Australia markets closed

    -28.20 (-0.40%)
  • ASX 200

    -23.30 (-0.34%)

    -0.0050 (-0.65%)
  • OIL

    -1.15 (-2.16%)
  • GOLD

    -10.40 (-0.56%)

    +895.11 (+2.17%)
  • CMC Crypto 200

    +41.45 (+6.79%)

    -0.0044 (-0.69%)

    -0.0017 (-0.16%)
  • NZX 50

    +221.24 (+1.69%)

    -38.59 (-0.29%)
  • FTSE

    -20.35 (-0.30%)
  • Dow Jones

    -179.03 (-0.57%)
  • DAX

    -32.70 (-0.24%)
  • Hang Seng

    -479.91 (-1.60%)
  • NIKKEI 225

    -125.41 (-0.44%)

Black Friday 2020: Retail winners and losers

Ines Ferré
·Markets Reporter
·3-min read

Black Friday started early this year as retailers spread out their deals online and in stores days ahead of the traditional shopping event. Some would argue that Amazon’s (AMZN) prime event in October was the unofficial kick-off to the holiday season this year.

Overall U.S Consumers are expected to spend about $148.5 billion on Black Friday and Cyber Monday, according to a survey from Finder. Furniture items are expected to be top sellers, followed by major appliances and electronics.

The big winner this year will be online shopping. Brick-and-mortar stores are expected to be the losers as COVID-19 cases rise across the U.S.

A recent survey by the National Federation of Retailers shows consumers are cautious about in-store shopping over the weekend with most saying they’re unlikely to visit stores. Only 12% of consumers surveyed by Morning Consult expect to shop in-store this Black Friday.

This year most big name retailers announced they will be closed on Thanksgiving Day to prevent big crowds. Digital purchases will be the primary driver of growth this year with 96% of retailers expecting more online-only holiday sales, according to the NFR.

Big retailers like Target (TGT), Walmart (WMT), Best Buy (BBY), Home Depot’s (HD), Lowe’s (LOW), Macy’s (M) and JCPenney (JCP), Kohl’s (KSS) and Dick’s Sporting Goods (DKS) have spread out Black Friday promotions across days and even weeks.

TURIN, ITALY - NOVEMBER 24: Passers-by in protective masks walk past a shop with "Black Friday" signs on a central street in Turin on November 24, 2020 in Turin, Italy. While the whole country is in lockdown of varying degrees between regions, the contagions seems to be dropping.  (Photo by Diego Puletto/Getty Images)
(Photo by Diego Puletto/Getty Images)

“Rather than concentrating holiday deals around Thanksgiving and Black Friday, we’ve spread our Black Friday offers throughout the entire month of November with weekly promotions spread across different categories throughout the month,” Target CEO Brian Cornell said during the company’s third-quarter earnings call last week.

Discounts are most concentrated in apparel & accessories, computers and phones, appliances and electronics, according to Wallethub. The following are some of the average percentage discount by retailer for this Black Friday season:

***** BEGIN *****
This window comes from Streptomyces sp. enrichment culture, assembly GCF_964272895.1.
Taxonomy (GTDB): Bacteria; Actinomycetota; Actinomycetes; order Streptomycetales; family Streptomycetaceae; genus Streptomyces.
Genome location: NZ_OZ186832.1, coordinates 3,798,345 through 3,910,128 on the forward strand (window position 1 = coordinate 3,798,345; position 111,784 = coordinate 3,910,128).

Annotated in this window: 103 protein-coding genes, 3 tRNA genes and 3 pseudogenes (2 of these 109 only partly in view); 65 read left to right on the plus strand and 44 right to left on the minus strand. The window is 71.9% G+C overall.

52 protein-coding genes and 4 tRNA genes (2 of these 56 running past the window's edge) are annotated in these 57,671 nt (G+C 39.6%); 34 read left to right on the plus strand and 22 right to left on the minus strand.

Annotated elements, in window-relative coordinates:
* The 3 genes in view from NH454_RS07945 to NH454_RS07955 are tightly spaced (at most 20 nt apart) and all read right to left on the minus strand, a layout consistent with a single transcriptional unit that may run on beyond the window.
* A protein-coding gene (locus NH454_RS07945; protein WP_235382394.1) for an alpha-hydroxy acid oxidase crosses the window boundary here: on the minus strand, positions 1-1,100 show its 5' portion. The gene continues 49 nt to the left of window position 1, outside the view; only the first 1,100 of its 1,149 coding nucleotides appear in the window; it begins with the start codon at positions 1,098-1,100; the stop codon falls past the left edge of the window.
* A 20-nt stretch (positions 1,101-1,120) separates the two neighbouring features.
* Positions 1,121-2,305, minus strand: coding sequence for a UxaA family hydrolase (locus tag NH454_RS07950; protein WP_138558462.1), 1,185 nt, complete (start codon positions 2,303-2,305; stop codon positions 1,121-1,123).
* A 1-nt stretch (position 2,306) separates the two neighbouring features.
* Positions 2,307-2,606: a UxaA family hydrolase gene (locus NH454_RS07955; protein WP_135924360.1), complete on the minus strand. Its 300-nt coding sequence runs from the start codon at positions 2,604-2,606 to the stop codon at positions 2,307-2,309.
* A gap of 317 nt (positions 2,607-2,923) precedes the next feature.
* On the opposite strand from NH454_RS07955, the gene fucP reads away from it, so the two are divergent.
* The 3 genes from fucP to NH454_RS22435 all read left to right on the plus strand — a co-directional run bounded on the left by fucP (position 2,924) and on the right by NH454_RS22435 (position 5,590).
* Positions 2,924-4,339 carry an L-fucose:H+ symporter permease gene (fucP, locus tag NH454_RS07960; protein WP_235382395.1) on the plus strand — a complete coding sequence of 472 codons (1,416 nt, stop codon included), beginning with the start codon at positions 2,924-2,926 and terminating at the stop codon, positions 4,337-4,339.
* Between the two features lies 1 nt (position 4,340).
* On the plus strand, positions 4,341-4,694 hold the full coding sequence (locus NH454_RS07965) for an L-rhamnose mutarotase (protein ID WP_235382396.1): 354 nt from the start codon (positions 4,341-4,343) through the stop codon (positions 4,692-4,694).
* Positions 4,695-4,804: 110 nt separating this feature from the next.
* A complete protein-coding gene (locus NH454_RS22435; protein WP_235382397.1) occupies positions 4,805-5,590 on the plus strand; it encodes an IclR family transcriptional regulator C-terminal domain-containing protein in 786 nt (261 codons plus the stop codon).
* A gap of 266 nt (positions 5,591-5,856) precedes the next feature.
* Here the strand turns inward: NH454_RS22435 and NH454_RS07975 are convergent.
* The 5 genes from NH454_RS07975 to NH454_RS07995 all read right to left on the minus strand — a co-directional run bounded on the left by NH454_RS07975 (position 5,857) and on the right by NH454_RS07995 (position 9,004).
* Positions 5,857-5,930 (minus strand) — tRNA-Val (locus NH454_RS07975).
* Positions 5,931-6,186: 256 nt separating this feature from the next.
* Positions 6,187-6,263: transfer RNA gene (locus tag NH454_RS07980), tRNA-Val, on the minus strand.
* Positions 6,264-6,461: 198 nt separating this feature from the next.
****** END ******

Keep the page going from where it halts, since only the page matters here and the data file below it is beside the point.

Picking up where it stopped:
JCPenney: 56.7%

Macy's: 56.0%

Kohl's: 51.9%

Nordstrom (JWN): 39.0%

GameStop (GME): 38.8%

Walmart: 29.2%

Target: 28.1%

Lowe's: 26.6%

Amazon: 26.5%

Best Buy: 25.3% (OSTK): 22.7%

Sam’s Club: 22.6%

Costco (COST): 22%

Retailers are closely monitoring their performance during the month of November. Dick’s Sporting Goods CEO Edward Stack noted a strong start to the holiday quarter in its latest quarterly announcement on Tuesday.

“Overall, the favorable trends in our business have continued into Q4 ... Through the first three weeks of Q4, our consolidated comp sales have increased in the high-teens,” said Stack.

The National Retail Federation today forecast that overall holiday sales during November and December will increase between 3.6% and 5.2% over 2019 to a total between $755.3 billion and $766.7 billion.

The numbers, which exclude automobile dealers, gasoline stations and restaurants, compare with a 4 percent increase to $729.1 billion last year and an average holiday sales increase of 3.5 percent over the past five years.

“We think there’s going to be a psychological factor that they owe it to themselves and their families to have a better-than-normal holiday,” said NRF Chief Economist Jack Kleinhenz. “There are risks to the economy if the virus continues to spread, but as long as consumers remain confident and upbeat, they will spend for the holiday season.”

Ines covers the U.S. stock market. Follow her on Twitter at @ines_ferre

Arrival, the latest EV company set to enter the public markets

NIO earnings: Chinese EV maker beats on revenue in the 3rd quarter

'If people can buy shoes and clothes online they'll definitely want to do it with cars:' Shift Co-CEO

Morgan Stanley raises S&P 500 price target for 2021, with earnings growth as a key driver

Follow Yahoo Finance on Twitter, Facebook, Instagram, Flipboard, LinkedIn, and reddit.